Let’s start today’s Wonder of the Day with a joke. Okay, here it is: What do you call a bird that’s afraid to fly in the rain?
Any ideas? That’s right, it’s a chicken! Ha! Of course, chickens don’t spend much time flying anyway—rain or no rain. But rain does affect the flight habits of most birds.
Can birds fly in the rain? They can—but not very well. While it’s not impossible for birds to fly in the rain, they usually choose not to. You may see birds fly short distances in poor weather to find something to eat, but most of them prefer to stay put.
Why does rain make it harder for birds to fly? You might imagine that moving through the air while being pelted by raindrops would be pretty annoying. However, it’s not the rain itself that makes flying difficult. Instead, birds are affected by the drop in air pressure that comes with most rainstorms.
When pressure drops, the air is less dense. There are fewer molecules, which makes it harder for birds to fly. Moving through the sky in areas of low air pressure takes a lot of energy. That’s why you’ll see more birds sitting on tree branches or even power lines during a storm.
If rain continues for some time, though, birds will have to brave the storm. Most birds need to eat several times a day, and they will fly short distances in the rain to find food. Luckily, their feathers are highly waterproof. Most water will roll off of their feathers, protecting the skin beneath. Many birds can also produce oil that they can spread over their feathers to further protect themselves from the rain.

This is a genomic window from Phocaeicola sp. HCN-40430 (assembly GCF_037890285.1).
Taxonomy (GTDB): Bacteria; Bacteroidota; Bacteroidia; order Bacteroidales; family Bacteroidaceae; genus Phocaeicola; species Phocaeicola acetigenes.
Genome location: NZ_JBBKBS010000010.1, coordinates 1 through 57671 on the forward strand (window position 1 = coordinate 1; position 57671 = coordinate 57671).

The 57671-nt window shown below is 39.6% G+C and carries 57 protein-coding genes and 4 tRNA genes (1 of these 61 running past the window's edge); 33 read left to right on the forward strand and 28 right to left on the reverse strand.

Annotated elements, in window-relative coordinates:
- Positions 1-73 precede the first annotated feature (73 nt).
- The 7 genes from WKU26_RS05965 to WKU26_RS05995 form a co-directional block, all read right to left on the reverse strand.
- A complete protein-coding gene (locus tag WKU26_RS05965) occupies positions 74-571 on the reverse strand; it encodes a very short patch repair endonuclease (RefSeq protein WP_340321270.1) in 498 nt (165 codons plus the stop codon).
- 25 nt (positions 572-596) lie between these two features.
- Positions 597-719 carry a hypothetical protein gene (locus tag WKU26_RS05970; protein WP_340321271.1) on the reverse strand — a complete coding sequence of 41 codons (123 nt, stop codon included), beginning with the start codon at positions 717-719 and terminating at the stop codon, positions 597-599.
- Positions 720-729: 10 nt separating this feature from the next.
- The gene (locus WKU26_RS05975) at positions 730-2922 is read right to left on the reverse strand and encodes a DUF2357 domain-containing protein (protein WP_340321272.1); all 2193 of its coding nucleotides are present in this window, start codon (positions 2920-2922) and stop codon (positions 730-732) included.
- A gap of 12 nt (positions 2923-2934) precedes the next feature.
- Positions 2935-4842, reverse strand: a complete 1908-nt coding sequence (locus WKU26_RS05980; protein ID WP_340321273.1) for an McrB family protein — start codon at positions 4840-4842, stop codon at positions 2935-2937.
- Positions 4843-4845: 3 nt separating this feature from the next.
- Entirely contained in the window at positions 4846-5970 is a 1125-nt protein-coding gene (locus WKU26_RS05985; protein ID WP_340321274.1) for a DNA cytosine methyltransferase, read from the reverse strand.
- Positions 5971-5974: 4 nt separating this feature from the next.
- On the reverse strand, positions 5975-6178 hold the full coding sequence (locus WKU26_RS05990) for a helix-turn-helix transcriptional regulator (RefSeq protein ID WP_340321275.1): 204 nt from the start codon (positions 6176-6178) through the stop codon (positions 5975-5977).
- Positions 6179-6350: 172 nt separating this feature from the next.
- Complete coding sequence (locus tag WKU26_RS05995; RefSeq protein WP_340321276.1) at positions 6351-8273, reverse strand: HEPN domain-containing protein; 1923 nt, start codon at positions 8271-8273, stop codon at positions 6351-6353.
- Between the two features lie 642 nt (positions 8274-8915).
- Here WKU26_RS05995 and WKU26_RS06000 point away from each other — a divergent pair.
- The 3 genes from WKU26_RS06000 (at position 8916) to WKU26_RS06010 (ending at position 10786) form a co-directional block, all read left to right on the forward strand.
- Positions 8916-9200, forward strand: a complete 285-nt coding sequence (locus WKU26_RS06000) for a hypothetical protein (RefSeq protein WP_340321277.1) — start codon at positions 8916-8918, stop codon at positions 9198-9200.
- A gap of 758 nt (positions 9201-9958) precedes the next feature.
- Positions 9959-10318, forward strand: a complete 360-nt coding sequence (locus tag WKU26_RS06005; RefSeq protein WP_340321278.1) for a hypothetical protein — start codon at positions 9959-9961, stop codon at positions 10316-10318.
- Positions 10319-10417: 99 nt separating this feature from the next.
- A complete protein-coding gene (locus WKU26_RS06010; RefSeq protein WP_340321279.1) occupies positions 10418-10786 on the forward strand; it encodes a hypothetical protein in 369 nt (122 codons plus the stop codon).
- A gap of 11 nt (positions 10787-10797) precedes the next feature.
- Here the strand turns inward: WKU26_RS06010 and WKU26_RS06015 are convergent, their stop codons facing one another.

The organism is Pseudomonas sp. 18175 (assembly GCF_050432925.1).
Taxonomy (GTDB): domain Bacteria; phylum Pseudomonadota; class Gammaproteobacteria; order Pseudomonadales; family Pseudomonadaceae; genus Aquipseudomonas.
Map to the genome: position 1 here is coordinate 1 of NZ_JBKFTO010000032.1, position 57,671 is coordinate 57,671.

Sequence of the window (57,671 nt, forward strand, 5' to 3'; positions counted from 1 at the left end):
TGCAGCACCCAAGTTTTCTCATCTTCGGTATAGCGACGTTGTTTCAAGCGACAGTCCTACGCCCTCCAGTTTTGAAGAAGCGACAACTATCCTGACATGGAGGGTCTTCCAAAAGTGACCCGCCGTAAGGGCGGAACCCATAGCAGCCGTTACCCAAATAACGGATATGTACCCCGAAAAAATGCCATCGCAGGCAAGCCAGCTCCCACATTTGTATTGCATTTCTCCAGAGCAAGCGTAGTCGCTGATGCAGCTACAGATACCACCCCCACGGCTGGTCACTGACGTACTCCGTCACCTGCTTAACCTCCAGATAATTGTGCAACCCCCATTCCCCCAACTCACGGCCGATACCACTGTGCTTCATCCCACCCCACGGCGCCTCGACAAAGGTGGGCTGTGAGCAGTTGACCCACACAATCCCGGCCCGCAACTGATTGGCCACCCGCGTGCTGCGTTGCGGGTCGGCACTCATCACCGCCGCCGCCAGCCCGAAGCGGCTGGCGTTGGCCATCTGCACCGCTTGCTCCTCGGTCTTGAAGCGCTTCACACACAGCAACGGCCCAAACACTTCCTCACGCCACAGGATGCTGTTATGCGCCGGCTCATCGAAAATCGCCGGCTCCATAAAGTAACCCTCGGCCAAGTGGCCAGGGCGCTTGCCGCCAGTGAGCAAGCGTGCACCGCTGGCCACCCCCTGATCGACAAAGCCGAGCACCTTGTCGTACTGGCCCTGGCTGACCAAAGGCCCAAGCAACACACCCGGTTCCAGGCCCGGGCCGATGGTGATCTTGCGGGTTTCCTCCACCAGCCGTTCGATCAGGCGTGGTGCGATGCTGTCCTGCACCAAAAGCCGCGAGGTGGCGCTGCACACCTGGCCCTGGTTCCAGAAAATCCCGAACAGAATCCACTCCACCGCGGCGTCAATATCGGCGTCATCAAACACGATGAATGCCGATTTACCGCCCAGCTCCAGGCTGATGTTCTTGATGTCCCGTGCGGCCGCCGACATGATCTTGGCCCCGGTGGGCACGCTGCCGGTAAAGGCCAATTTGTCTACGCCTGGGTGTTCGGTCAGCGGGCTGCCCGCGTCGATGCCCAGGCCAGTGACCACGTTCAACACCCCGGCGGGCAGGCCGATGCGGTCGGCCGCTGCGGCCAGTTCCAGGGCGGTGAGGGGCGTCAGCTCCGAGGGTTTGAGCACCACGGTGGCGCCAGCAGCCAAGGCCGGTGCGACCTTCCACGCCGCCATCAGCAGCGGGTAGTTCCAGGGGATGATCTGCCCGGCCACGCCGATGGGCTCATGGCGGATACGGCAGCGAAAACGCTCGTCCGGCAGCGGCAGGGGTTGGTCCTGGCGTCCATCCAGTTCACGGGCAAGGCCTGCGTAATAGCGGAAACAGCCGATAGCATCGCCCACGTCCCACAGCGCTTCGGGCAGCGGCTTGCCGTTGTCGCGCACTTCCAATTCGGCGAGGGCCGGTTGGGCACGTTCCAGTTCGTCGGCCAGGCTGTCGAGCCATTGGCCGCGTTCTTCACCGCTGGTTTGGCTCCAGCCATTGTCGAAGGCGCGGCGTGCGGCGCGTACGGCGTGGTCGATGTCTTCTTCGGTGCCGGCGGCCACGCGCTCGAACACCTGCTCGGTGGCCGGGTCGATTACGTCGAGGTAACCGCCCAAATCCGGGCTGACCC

Despite this protection, most birds don’t like rain. In fact, a 2010 study found that it causes them a lot of stress. A team of researchers studied birds living in a Costa Rican rainforest. Through blood samples, they found that the birds had higher levels of a stress hormone on rainy days.
That may not surprise you. After all, many animals feel stressed out during storms. Pet owners often find that rain and thunder make their animals nervous. Some animals respond to nature so strongly that they almost seem to predict the future!
Other birds don’t seem to mind rain at all, though. Ducks, for example, are known to stay out in the rain and even play in puddles. That’s how the saying “Lovely weather for the ducks” came to describe a rainy day. Birds have also been seen using a downpour as a chance to bathe themselves. For those that live in hot, dry climates, rain also seems to be a welcome chance to cool off.
While birds prefer not to fly in the rain, it’s not impossible for them to do so. Have you ever seen a bird flying through a downpour? More than likely, they were looking for something to eat. What do you like to do when it rains? Would you rather play in the rain or stay warm inside? If you’re like most birds, you probably look for shelter!
Read more at Wonderpolis.org